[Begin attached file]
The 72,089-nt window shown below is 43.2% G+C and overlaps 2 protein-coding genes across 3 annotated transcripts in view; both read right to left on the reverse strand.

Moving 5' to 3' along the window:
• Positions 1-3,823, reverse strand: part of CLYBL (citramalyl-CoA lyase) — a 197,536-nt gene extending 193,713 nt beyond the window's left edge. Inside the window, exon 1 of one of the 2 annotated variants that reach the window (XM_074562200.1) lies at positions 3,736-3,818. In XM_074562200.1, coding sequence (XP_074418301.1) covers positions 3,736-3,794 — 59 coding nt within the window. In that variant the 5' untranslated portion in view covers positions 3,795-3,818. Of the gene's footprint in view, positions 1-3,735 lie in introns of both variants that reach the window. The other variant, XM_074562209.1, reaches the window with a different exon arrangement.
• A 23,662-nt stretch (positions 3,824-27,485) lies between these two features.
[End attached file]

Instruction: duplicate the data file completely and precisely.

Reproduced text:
The 72,089-nt window shown below is 43.2% G+C and overlaps 2 protein-coding genes across 3 annotated transcripts in view; both read right to left on the reverse strand.

Moving 5' to 3' along the window:
• Positions 1-3,823, reverse strand: part of CLYBL (citramalyl-CoA lyase) — a 197,536-nt gene extending 193,713 nt beyond the window's left edge. Inside the window, exon 1 of one of the 2 annotated variants that reach the window (XM_074562200.1) lies at positions 3,736-3,818. In XM_074562200.1, coding sequence (XP_074418301.1) covers positions 3,736-3,794 — 59 coding nt within the window. In that variant the 5' untranslated portion in view covers positions 3,795-3,818. Of the gene's footprint in view, positions 1-3,735 lie in introns of both variants that reach the window. The other variant, XM_074562209.1, reaches the window with a different exon arrangement.
• A 23,662-nt stretch (positions 3,824-27,485) lies between these two features.